20 November 2017
The inaugural She Leads High Conference is a one-day leadership event for young women, including female identifying and non-binary people, in years 9 and 10. The event will take place at the University of Canberra’s Ann Harding Conference Centre on 28 November 2017.
In this interview, we talk to Julia Faragher, one of our speed networkers at the upcoming High Conference. Julia Faragher is an Arts/Law student at the ANU and a freelance artist, specialising in writing, photography, film and design. She co-founded her own production company in 2011, Skybound Productions, which has since produced many short films that have screened at a variety of festivals. These include the Lights! Canberra! Action! Film Festival (2015 Winner – Best Student Film for her entry Dear Jasmine), All American High School Film Festival (2014 Finalist), and Tropfest Jr (2010 Final). She was a writer-in-residence at Feminartsy in 2016, is a three-time winner of Nanowrimo and currently works as a photographer for Bossy. She has been published by Feminartsy, Woroni, Cross-sections, Bossy, and Peppercorn.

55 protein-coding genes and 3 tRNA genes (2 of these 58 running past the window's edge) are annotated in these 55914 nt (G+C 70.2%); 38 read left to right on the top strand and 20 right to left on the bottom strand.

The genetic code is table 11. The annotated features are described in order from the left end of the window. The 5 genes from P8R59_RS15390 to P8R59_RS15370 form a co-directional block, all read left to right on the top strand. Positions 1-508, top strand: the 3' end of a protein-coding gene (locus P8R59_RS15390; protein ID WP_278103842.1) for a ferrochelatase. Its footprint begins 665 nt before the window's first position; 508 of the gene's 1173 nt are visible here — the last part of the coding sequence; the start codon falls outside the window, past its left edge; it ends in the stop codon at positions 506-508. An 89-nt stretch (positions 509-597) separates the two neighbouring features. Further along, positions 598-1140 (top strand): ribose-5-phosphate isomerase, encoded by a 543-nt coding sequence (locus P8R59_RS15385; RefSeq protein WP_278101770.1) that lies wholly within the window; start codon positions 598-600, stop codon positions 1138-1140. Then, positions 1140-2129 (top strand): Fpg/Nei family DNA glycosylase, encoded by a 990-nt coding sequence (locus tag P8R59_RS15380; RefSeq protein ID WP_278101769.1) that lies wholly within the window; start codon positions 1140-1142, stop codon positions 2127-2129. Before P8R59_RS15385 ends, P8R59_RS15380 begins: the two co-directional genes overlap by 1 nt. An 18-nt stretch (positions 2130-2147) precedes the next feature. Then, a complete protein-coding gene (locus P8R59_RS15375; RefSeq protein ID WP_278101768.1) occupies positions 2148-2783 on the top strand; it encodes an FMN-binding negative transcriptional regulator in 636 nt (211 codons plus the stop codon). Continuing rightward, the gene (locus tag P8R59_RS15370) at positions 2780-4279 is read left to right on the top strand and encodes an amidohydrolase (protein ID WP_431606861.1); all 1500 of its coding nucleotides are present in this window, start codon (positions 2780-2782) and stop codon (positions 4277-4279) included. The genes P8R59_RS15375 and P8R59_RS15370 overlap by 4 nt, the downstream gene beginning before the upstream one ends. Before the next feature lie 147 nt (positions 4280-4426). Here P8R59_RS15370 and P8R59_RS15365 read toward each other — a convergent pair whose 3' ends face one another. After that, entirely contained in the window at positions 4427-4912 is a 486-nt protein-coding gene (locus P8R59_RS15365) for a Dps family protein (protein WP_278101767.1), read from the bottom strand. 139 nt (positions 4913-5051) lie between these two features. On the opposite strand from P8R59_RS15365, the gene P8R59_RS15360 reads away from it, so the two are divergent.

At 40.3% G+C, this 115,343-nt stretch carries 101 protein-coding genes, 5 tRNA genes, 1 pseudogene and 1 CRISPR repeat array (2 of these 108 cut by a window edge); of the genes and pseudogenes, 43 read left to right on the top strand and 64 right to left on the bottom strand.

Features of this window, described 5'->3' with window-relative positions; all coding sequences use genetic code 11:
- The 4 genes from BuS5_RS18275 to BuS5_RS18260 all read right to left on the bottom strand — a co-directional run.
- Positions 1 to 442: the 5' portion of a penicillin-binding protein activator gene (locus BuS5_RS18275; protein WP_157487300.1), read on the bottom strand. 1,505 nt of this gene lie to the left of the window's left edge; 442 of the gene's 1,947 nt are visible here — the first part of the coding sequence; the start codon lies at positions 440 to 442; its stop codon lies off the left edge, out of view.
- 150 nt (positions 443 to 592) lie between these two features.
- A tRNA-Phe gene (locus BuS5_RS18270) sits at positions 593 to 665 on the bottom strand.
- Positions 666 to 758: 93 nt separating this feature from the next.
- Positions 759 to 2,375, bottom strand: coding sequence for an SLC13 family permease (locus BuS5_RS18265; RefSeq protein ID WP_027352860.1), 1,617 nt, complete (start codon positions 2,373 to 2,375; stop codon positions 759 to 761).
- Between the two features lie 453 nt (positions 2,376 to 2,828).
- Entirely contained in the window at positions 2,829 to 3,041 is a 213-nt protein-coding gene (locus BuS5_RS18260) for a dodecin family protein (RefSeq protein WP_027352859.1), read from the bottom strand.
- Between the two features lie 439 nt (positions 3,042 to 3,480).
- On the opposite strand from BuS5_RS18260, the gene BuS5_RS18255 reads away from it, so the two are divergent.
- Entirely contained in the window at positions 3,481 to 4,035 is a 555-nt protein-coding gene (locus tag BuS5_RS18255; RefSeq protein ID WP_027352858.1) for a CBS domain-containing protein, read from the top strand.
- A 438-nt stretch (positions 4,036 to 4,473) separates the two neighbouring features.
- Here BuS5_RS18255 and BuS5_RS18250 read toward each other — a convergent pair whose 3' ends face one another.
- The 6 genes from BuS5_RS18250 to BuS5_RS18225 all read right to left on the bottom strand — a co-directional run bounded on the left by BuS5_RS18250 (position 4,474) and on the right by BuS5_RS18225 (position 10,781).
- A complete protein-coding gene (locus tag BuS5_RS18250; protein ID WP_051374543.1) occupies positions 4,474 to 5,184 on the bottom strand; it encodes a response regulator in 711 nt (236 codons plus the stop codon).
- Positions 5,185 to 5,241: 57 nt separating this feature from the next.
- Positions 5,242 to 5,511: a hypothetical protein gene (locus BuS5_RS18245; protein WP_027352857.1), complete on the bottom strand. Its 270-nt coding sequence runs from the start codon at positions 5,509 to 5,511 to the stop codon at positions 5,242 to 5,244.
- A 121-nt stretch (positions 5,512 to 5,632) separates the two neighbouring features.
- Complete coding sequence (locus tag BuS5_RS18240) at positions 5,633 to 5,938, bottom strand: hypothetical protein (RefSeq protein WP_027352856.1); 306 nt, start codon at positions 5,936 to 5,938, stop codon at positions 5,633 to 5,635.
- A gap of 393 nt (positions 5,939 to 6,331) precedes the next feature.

Describe your leadership journey in 30 words or less.
I have always been fueled by a desire to create things and share them with the world. I realised that no one was going to make that happen for me.
What was (or is) your biggest leadership challenge?
Learning that there is no set path or set of steps that I need to follow in order to be successful. To get where I want to go, I have to follow my own instincts.
Why do we need more women leaders, and what difference can women in leadership make in terms of gender equality?
We need more women in leadership because you cannot be what you cannot see. Young girls are much more likely to see themselves in a future career if they have a role model who proves that it is even possible in the first place.
What book should every aspiring woman leader read?
The best thing to do is read broadly. I have read so many books that have expanded my worldview and taught me valuable lessons about the world. In particular, I would recommend The Diary of a Young Girl by Anne Frank. A very well-known story, but Anne’s resilience, intelligence and hope for a world in its darkest days will never fail to inspire me.
Share with us the best piece of advice you’ve been given.
When I was in primary school, I was terrified of going on school camp. My mother told me that I would be fine and to remember: “No one can ever make you do something that you don’t want to do.” That piece of advice has stuck with me over a decade later.